SAN ANTONIO — A small plastic bag filled with pebbles is what some residents in the Eagle's Bluff neighborhood found Saturday morning.
Pictures shared with KENS 5 show what neighbors also discovered inside.
The bag contained an anti-Semitic flyer about media companies with language and symbols toward Jewish people KENS 5 has chosen to blur out.
We knocked on several doors in the northwest side neighborhood but nobody wanted to speak on camera. However, some bags were still on driveways Sunday afternoon. Others told us they didn't receive a bag or they had trashed them.
We learned from residents this is the first time they have seen these types of flyers left behind in their neighborhood. However for Mark Toubin, this isn't his first encounter.
"We see these events almost every week, particularly on the weekends. It's always the same modus operandi where you have people driving around in the dark, sometimes with masks, trying to avoid any kind cameras or where people can see them. They're not looking for confrontation," said Toubin.
Toubin is the regional director for the Anti-Defamation League. He oversees the southwest region which covers five Texas cities including San Antonio.
A recent audit by the ADL revealed anti-Semitic activity is at an all time high.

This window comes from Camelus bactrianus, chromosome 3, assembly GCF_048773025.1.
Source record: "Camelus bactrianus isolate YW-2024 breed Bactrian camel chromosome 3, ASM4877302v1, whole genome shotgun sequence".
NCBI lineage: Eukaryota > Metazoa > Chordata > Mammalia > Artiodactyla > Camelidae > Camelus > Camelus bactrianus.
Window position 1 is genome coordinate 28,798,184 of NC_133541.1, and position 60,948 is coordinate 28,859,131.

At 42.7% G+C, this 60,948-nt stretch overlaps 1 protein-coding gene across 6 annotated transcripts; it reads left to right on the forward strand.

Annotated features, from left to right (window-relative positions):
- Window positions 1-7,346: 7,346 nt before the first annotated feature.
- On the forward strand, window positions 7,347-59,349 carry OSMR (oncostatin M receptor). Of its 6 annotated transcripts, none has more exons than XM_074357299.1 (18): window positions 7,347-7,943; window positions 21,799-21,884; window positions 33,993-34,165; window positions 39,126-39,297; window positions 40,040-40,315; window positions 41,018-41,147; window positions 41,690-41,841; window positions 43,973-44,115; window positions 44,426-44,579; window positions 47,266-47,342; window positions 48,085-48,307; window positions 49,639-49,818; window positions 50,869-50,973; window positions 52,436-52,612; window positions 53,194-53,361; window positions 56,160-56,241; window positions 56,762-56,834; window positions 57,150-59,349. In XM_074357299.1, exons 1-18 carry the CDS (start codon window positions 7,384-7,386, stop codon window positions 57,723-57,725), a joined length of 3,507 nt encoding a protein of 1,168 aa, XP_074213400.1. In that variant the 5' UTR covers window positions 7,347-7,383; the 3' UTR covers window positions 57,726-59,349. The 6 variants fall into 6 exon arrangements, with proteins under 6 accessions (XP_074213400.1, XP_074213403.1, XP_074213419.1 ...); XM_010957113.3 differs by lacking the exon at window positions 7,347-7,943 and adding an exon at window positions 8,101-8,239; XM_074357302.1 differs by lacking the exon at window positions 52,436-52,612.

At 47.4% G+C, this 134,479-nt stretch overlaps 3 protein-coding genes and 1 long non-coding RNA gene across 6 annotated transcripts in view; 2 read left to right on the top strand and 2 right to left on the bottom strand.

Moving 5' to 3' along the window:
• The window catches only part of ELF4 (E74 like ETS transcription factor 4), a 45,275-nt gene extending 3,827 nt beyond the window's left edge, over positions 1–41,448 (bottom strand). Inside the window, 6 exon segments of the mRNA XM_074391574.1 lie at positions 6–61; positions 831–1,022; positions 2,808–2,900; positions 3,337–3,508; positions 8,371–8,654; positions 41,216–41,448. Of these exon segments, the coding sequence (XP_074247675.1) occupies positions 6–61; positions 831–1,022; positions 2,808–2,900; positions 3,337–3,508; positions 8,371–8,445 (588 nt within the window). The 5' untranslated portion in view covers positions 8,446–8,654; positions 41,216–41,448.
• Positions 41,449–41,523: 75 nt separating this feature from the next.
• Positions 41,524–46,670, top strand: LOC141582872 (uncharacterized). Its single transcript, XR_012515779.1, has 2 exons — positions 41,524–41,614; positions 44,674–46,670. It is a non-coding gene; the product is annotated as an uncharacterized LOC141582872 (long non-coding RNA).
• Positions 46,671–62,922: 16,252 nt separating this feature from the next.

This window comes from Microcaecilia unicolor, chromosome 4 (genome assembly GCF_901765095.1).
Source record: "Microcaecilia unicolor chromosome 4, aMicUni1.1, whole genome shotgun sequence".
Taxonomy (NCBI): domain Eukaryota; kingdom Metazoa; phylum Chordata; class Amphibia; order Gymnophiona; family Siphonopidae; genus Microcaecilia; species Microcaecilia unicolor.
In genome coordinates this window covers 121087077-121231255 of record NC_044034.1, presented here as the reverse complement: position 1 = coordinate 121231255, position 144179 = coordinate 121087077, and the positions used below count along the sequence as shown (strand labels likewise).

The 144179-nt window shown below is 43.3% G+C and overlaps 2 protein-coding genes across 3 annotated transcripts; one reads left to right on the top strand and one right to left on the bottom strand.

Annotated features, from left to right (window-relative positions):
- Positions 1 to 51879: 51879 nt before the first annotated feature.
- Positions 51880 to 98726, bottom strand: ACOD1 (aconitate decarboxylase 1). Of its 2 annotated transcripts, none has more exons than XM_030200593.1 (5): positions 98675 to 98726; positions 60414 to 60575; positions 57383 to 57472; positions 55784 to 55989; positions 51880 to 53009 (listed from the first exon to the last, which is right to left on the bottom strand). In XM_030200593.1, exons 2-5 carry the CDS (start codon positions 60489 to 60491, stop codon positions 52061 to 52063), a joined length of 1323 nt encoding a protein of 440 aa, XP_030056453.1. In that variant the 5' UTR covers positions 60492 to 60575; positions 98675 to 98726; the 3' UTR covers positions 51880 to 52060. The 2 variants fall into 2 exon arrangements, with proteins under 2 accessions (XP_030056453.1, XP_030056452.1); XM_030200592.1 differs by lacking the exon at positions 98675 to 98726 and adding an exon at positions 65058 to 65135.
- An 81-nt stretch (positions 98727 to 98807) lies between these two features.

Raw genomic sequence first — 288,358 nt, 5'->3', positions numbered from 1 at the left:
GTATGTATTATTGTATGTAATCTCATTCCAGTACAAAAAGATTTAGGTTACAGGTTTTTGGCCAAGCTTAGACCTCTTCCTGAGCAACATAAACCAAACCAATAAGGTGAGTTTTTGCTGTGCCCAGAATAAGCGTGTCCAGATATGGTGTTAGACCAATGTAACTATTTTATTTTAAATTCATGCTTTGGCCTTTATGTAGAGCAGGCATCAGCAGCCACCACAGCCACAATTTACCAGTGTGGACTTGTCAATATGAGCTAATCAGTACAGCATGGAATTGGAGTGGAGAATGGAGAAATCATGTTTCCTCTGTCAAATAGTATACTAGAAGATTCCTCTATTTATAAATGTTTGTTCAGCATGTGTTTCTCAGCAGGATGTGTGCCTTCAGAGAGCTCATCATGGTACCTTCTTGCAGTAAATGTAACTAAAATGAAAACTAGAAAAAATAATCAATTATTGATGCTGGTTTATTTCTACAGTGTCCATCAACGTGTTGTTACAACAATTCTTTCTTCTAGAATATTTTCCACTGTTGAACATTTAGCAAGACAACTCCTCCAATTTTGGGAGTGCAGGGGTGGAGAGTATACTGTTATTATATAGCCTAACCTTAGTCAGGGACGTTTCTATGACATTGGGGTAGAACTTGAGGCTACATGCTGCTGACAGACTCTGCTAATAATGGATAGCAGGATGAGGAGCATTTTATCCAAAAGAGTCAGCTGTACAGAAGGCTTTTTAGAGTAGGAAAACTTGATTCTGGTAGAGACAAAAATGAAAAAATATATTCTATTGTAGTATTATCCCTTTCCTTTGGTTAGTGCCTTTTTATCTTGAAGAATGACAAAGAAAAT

"It was up about threefold in Texas and about 34 percent nationally," he said.
Toubin said the rise in incidents could be linked to attention these groups desire.
"When they have that, they are able then to raise money. That's their ultimate goal. Certainly, they want to find people who might share their ideology and help with recruitment. Then thirdly, they want to provoke anxiety among the community."
He strongly encourages residents to make a report with police and the ADL to help track these incidents.
"Contact law enforcement, retain the flyer and if law enforcement needs it, provide it to them. If not, just throw it in the trash where it belongs. We also ask people to report it to the ADL... we track these and then we also use that data in order to better understand what kind of hate is occurring throughout the country and he we can best address. The last thing we ask, for every single act of hate, for every single flyer distributed, is to counter that by doing something positive," he said.
Neighbors told us the police were called but KENS could not confirm a case number before air.